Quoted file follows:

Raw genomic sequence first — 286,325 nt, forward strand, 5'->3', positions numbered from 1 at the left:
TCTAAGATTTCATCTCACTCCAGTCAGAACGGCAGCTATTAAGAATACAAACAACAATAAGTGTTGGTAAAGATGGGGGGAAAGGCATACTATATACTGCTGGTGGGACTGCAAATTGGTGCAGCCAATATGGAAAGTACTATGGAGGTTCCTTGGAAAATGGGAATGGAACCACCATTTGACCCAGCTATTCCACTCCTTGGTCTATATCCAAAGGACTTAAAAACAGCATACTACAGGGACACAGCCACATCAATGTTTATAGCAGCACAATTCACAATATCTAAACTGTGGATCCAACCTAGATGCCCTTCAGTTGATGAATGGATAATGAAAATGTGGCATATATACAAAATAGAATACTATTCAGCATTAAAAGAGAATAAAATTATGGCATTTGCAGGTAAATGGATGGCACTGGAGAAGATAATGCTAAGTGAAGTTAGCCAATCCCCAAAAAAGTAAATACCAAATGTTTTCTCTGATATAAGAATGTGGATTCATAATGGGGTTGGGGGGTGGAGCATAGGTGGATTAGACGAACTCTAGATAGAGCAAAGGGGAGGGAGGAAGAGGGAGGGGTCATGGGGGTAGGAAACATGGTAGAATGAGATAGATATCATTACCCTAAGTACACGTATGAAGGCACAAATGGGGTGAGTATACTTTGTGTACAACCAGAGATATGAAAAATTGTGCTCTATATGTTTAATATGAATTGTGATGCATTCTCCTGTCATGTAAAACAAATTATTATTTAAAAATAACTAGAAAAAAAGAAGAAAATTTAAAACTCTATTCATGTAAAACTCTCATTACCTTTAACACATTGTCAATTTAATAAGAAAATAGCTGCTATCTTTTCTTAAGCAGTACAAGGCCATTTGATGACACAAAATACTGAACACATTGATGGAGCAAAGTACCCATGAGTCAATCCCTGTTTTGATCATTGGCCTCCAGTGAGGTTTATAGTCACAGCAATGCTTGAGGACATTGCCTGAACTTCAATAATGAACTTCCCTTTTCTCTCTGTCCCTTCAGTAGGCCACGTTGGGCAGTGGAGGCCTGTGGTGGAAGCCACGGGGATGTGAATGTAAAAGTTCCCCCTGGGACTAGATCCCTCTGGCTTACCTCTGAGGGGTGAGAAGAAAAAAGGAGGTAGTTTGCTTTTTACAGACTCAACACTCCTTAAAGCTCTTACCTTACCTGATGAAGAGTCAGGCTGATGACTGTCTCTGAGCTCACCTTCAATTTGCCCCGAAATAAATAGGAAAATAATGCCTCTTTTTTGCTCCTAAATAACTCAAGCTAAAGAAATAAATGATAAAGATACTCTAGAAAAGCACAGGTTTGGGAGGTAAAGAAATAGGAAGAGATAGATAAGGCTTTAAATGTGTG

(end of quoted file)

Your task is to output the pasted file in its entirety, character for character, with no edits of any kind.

Raw genomic sequence first — 286,325 nt, forward strand, 5'->3', positions numbered from 1 at the left:
TCTAAGATTTCATCTCACTCCAGTCAGAACGGCAGCTATTAAGAATACAAACAACAATAAGTGTTGGTAAAGATGGGGGGAAAGGCATACTATATACTGCTGGTGGGACTGCAAATTGGTGCAGCCAATATGGAAAGTACTATGGAGGTTCCTTGGAAAATGGGAATGGAACCACCATTTGACCCAGCTATTCCACTCCTTGGTCTATATCCAAAGGACTTAAAAACAGCATACTACAGGGACACAGCCACATCAATGTTTATAGCAGCACAATTCACAATATCTAAACTGTGGATCCAACCTAGATGCCCTTCAGTTGATGAATGGATAATGAAAATGTGGCATATATACAAAATAGAATACTATTCAGCATTAAAAGAGAATAAAATTATGGCATTTGCAGGTAAATGGATGGCACTGGAGAAGATAATGCTAAGTGAAGTTAGCCAATCCCCAAAAAAGTAAATACCAAATGTTTTCTCTGATATAAGAATGTGGATTCATAATGGGGTTGGGGGGTGGAGCATAGGTGGATTAGACGAACTCTAGATAGAGCAAAGGGGAGGGAGGAAGAGGGAGGGGTCATGGGGGTAGGAAACATGGTAGAATGAGATAGATATCATTACCCTAAGTACACGTATGAAGGCACAAATGGGGTGAGTATACTTTGTGTACAACCAGAGATATGAAAAATTGTGCTCTATATGTTTAATATGAATTGTGATGCATTCTCCTGTCATGTAAAACAAATTATTATTTAAAAATAACTAGAAAAAAAGAAGAAAATTTAAAACTCTATTCATGTAAAACTCTCATTACCTTTAACACATTGTCAATTTAATAAGAAAATAGCTGCTATCTTTTCTTAAGCAGTACAAGGCCATTTGATGACACAAAATACTGAACACATTGATGGAGCAAAGTACCCATGAGTCAATCCCTGTTTTGATCATTGGCCTCCAGTGAGGTTTATAGTCACAGCAATGCTTGAGGACATTGCCTGAACTTCAATAATGAACTTCCCTTTTCTCTCTGTCCCTTCAGTAGGCCACGTTGGGCAGTGGAGGCCTGTGGTGGAAGCCACGGGGATGTGAATGTAAAAGTTCCCCCTGGGACTAGATCCCTCTGGCTTACCTCTGAGGGGTGAGAAGAAAAAAGGAGGTAGTTTGCTTTTTACAGACTCAACACTCCTTAAAGCTCTTACCTTACCTGATGAAGAGTCAGGCTGATGACTGTCTCTGAGCTCACCTTCAATTTGCCCCGAAATAAATAGGAAAATAATGCCTCTTTTTTGCTCCTAAATAACTCAAGCTAAAGAAATAAATGATAAAGATACTCTAGAAAAGCACAGGTTTGGGAGGTAAAGAAATAGGAAGAGATAGATAAGGCTTTAAATGTGTG